Maricopa County Officials Approve 2020 Election Day Plans
Maricopa County election officials and supervisors vowed to avoid a repeat of the 2016 election season, when long lines at polling sites drew backlash from voters.
The county Board of Supervisors voted unanimously Wednesday to approve plans for emergency voting and Election Day voting procedures.
They include plans for 220 polling places for the Presidential Preference Election on March 17, more than tripling the 60 sites that proved woefully inadequate when Maricopa County voters last chose Democratic and Republican presidential candidates in 2016.
Voter outrage led to the ouster of the former county recorder, the top election official in Maricopa County. Under a revamped election-planning process, new County Recorder Adrian Fontes and his staff have worked closely with an elections director, Scott Jarrett, hired by the board of supervisors to plan accordingly.
“If we all hearken back to 2016, I think we remember some of the issues that occurred during the presidential preference election,” Jarrett said. “There were long lines. You see images of voters standing in line even with their early ballots. I actually look back on that, and we can move and learn from those experiences.”
Among those 220 polling sites are 40 voting centers, or “vote anywhere” locations, that will open on March 9, two weeks before Election Day. Nine of those voting centers will open before then, on Feb. 19.
Those sites are available to all voters who want to turn in early ballots or vote on Election Day.
Rey Valenzueala, director of election services and early voting under Fontes, said the county plans to keep those 40 voting centers open for future elections.
“We are trying to brand this for every countywide election,” Valenzuela said. “We will have (at least) 40 vote centers, plus whatever amount of polling places are needed. … We will not move backwards from that 40 vote centers because they are our critical vote-anywhere sites.”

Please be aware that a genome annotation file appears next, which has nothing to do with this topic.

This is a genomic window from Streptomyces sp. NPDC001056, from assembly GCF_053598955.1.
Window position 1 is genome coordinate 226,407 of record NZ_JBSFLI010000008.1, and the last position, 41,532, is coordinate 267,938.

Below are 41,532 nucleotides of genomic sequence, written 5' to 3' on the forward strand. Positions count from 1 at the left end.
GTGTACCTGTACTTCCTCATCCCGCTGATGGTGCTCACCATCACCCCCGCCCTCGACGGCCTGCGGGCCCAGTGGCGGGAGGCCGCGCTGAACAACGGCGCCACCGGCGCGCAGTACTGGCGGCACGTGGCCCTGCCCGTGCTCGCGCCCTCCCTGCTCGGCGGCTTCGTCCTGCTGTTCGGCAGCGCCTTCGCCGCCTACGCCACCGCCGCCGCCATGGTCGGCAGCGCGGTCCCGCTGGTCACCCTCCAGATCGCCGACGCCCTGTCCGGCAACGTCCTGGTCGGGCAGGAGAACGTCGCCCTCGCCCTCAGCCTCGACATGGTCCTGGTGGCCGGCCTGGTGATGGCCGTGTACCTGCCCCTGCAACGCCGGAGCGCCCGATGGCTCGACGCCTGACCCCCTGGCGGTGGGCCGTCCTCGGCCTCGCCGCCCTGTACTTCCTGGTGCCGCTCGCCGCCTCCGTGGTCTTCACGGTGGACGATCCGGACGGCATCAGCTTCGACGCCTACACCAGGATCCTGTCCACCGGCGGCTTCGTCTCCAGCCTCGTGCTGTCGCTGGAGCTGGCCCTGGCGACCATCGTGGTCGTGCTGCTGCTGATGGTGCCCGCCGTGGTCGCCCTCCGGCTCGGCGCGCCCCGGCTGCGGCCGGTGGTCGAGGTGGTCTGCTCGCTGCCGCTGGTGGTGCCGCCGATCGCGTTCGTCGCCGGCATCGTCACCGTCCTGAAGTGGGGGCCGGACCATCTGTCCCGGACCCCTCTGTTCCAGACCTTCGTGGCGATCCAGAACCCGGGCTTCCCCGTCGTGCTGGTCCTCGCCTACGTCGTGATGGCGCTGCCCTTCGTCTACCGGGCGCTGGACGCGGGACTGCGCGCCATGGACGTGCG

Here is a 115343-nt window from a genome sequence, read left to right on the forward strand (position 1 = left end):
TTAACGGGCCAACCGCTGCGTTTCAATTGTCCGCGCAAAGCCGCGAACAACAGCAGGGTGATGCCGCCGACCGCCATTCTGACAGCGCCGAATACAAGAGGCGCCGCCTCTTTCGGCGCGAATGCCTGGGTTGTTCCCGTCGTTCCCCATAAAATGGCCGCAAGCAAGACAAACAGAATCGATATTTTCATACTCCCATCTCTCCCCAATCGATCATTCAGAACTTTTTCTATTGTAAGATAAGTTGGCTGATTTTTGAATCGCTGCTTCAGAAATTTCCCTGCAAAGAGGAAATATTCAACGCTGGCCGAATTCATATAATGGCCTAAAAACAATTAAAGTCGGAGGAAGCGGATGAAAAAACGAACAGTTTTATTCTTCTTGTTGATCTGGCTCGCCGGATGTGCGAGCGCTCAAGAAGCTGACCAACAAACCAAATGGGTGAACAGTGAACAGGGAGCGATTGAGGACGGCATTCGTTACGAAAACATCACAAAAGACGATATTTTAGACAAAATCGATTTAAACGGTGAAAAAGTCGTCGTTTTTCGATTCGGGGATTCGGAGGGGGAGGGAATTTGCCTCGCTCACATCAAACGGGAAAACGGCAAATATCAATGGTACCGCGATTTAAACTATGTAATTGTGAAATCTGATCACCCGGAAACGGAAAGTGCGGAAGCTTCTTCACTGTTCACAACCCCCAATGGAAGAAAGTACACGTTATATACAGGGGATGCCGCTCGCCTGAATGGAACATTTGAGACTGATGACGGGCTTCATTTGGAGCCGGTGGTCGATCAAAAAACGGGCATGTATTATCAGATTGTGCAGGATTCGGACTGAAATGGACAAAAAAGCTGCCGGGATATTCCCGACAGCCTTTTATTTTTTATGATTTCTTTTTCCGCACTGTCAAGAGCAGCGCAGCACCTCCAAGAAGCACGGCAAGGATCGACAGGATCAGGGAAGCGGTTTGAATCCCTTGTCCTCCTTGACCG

The early voting plan, under the purview of the county recorder, was adopted on Monday by county recorder Fontes.
As for Election Day plans, every polling site will be staffed with at least seven election workers, including voter registration clerks who can help voters update their information — for example, name or address changes — the day of the election.
In total, the county will hire and train more than 1,500 poll workers before the presidential preference election in March.
Those efforts, combined with new ballot tabulation machines purchased by the county, are expected to reduce peak wait-times for voters, as well as waits for results after the polls close.
That means voters should expect waits of no longer than 30 minutes on Election Day.
Voters will also be filling out new ballots. Gone are the fill-in-the-space arrows, replaced by ovals.
Jarrett said it’ll be easier for voters to vote and reduce misreads when running ballots through tabulation machines.
County officials also plan for a voter education initiative to stress that only registered Democratic voters can participate in the Presidential Preference Election.
The Arizona Republican Party canceled the GOP contest, ensuring President Trump will be the state’s Republican nominee.
That leaves 18 Democratic candidates to choose from. There are no other parties with candidates on the ballot.
Of the roughly 2.3 million registered voters in Maricopa County, roughly 724,000 are Democrats. The county estimates voter turnout from 45% to 59% of those voters.
Still, the county is prepared for at least some confused Republican and independent voters to still show up on Election Day – as many as 39,000 by conservative estimates. Those voters will be allowed to cast provisional ballots, since federal law does not allow them to be turned away at the polls, but their ballots will not be counted.
Supervisor Steve Gallardo said the plan ensures the county won’t be caught off guard again on Election Day.
“I think we were, even myself, caught flat footed four years ago,” Gallardo said. “I never anticipated the excitement on either side of the aisle… We just were not prepared. I believe we are prepared. I still think we need to be on our toes.”
The election plans also include steps to prepare for the March 10 city elections in Tempe and Chandler.